In the end, along with lack of interest in parenthood, I’m not interested in playing Russian Roulette with someone’s life. At least, I can argue I wasn’t willingly given the responsibility of my sister. That was my mom’s doing. But my child? 100% my fault. No room to complain about having to share then! I’d brought that kid into the world. I’d better share!

15 Years of Being a Big Sister

For me, there are two holidays tomorrow. Independence Day, which celebrates when our country got its freedom and the Declaration of Independence was signed back in 1776. Then, my little sister’s 15th birthday.

Yep. Tomorrow marks 15 years of hell!

Okay, not really. But it is my sister’s 15th birthday tomorrow. I went out and bought two shirts as a birthday gift. Truthfully, being a big sister is not easy and I’m not sure if it ever gets easier. I love my sister, but she is a (literal) huge pain. Bratty, hard-headed, a general nuisance. Yeah, she’s a younger sibling alright. She was pretty cute when she was younger, but now…meh.

The worst thing about being an older sibling? Having to take partial responsibility for someone whose existence is not your fault. If I had to count the number of times I heard “you’re the oldest, you should know better” or “you’re supposed to set an example”, I’d need about twenty more hands. I always envy only children. I would’ve loved to grow up without having to share my toys, only to have them returned to me broken. To have gotten peace and quiet and not fight over whose space is whose. To not be used as a babysitter. Well, at least I have moving out to look forward to for all of that.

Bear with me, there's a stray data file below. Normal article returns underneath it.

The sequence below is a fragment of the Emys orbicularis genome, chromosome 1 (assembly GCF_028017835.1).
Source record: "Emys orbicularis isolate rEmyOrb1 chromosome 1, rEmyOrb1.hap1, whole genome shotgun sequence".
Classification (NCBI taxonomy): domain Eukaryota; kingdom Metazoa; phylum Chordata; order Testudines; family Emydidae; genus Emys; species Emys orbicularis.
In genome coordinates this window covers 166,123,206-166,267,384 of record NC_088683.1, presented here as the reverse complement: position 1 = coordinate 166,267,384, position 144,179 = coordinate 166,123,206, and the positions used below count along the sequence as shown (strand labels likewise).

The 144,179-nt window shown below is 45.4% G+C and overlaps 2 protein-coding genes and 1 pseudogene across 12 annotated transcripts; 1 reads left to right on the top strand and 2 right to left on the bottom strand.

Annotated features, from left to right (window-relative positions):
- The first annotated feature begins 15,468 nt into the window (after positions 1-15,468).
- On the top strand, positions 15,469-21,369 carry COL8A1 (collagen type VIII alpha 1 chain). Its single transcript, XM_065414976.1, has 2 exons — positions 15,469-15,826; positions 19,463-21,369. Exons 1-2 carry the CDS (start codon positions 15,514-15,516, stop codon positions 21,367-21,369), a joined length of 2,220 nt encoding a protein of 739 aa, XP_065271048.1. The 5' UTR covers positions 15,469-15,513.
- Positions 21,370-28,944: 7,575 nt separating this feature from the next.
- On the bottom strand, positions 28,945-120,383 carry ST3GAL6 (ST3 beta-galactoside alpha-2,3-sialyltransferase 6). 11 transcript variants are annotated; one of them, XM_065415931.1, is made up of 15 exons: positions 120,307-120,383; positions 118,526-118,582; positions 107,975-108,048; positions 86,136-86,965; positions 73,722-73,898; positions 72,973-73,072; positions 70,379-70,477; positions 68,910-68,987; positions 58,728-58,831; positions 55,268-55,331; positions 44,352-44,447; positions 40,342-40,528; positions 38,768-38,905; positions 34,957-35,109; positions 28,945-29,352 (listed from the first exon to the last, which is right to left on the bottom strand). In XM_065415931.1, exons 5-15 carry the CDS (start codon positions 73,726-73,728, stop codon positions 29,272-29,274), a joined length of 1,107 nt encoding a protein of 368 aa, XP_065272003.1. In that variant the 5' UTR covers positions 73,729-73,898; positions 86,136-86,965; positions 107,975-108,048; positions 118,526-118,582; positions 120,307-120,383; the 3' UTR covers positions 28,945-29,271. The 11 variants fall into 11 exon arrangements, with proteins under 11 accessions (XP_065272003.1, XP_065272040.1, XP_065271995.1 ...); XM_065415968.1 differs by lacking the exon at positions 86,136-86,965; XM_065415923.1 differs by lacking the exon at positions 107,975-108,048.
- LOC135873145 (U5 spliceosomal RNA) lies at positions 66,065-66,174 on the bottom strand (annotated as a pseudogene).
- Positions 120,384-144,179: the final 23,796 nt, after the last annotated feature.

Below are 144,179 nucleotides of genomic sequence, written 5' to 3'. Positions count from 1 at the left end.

The best thing about being an older sibling? Well, I can’t pinpoint one “best” thing, but there are some pretty great ones. My sister happens to be a big eater, so if I ever didn’t want my dinner, there was my little bottomless pit. She would eat it. If we were ever together in a group, such as summer camp, and I wanted to be left alone, she could direct everyone away since she’s an extrovert. And if I ever did want a new toy, I guess that’s when her breaking my stuff came in handy.

If I wanted children, I would only have one. I’m sure my sister and I drove our mother insane with our constant fighting. The only time we would team up together would be to argue against her. Yeah, not something I’d be willing to put up with.

Ah, siblings. Can’t stand them. Can’t live without them (once they’re already born).